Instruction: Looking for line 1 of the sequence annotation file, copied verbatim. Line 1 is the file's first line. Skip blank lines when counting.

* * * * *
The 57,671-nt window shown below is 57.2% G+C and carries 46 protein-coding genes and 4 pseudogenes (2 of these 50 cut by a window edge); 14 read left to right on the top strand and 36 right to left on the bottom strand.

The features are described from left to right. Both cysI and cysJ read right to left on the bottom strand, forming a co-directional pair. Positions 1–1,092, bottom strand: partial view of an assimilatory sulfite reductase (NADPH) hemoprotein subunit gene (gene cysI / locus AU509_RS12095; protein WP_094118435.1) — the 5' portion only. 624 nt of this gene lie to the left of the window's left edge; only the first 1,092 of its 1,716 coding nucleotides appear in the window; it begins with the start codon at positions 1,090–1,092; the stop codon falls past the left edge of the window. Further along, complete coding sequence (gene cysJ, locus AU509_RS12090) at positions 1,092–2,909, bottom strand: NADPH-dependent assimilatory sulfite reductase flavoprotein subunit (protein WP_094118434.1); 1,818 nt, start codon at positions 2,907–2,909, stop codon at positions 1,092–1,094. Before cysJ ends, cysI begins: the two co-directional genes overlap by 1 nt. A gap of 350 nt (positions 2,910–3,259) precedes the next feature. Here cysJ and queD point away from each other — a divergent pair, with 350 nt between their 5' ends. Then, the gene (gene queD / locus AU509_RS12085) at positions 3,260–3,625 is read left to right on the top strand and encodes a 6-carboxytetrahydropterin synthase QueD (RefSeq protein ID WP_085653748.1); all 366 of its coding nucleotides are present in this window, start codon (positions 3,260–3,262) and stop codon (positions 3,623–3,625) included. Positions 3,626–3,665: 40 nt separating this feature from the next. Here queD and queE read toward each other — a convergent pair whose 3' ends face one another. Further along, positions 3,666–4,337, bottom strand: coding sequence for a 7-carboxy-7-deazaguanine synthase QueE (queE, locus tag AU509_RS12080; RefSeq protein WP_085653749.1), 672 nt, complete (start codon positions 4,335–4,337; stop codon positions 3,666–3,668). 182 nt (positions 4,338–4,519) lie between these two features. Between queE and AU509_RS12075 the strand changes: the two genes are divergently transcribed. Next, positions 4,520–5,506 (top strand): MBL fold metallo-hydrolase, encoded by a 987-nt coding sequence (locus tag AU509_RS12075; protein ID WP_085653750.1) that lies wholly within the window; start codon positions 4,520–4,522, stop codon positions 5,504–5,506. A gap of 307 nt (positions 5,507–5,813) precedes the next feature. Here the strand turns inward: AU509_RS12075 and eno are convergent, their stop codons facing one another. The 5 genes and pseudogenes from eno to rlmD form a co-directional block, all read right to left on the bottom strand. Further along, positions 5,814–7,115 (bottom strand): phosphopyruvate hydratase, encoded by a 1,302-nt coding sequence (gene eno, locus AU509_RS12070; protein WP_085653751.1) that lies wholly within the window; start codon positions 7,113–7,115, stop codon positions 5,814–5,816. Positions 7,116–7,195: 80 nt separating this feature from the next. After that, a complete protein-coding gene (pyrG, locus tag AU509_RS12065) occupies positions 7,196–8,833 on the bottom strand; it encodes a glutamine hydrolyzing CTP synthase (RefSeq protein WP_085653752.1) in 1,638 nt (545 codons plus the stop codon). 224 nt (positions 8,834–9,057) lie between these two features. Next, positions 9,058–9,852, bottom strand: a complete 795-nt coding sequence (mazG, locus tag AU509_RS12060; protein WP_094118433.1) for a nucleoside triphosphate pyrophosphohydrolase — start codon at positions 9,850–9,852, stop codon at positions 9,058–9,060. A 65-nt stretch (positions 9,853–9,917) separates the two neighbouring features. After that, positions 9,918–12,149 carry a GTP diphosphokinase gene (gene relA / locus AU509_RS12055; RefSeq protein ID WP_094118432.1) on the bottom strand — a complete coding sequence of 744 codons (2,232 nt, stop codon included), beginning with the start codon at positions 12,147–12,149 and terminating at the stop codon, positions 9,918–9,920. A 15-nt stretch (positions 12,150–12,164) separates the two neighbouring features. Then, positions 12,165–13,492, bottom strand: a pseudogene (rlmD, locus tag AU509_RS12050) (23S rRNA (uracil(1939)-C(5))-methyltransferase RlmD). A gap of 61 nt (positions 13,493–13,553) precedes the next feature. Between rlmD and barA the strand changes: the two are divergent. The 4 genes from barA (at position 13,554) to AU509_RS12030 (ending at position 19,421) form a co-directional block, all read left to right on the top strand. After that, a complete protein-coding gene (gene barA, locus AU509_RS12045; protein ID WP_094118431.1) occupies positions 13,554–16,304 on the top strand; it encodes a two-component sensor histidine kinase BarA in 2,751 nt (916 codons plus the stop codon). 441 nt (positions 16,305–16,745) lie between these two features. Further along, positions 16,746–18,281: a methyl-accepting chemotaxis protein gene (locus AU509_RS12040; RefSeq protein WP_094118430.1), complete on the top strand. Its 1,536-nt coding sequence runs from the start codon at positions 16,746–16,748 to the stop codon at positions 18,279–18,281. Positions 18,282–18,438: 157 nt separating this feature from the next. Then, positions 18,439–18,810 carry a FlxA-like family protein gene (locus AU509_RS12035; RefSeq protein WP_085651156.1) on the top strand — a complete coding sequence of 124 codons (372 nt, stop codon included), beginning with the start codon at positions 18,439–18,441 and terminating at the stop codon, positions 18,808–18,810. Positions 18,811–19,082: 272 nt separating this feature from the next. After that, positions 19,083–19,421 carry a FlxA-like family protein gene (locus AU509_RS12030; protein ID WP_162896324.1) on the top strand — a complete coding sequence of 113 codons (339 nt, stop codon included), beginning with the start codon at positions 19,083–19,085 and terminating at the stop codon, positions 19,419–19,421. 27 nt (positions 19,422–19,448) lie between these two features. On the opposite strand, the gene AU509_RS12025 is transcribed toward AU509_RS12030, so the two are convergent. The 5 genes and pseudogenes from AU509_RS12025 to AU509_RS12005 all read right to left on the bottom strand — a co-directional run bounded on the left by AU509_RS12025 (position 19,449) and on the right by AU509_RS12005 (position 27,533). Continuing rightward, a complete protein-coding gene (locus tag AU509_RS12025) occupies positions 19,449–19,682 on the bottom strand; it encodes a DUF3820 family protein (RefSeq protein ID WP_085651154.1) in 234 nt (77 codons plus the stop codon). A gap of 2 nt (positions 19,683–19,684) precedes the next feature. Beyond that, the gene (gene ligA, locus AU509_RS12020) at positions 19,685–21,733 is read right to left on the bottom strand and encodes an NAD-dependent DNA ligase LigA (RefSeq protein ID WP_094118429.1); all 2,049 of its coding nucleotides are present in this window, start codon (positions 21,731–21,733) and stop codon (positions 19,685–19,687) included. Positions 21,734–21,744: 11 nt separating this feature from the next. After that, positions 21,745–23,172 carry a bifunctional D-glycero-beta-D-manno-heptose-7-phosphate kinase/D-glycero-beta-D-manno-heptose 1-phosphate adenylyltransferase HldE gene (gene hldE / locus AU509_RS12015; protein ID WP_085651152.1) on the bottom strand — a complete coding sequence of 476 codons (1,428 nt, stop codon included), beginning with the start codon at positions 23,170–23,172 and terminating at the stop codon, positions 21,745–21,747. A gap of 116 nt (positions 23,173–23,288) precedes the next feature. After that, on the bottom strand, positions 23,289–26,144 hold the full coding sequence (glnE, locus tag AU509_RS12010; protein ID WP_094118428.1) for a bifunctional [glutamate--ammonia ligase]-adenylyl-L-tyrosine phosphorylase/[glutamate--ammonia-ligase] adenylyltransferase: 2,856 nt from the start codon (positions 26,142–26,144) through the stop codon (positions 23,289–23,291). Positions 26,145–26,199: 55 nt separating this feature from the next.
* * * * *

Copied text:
The 57,671-nt window shown below is 57.2% G+C and carries 46 protein-coding genes and 4 pseudogenes (2 of these 50 cut by a window edge); 14 read left to right on the top strand and 36 right to left on the bottom strand.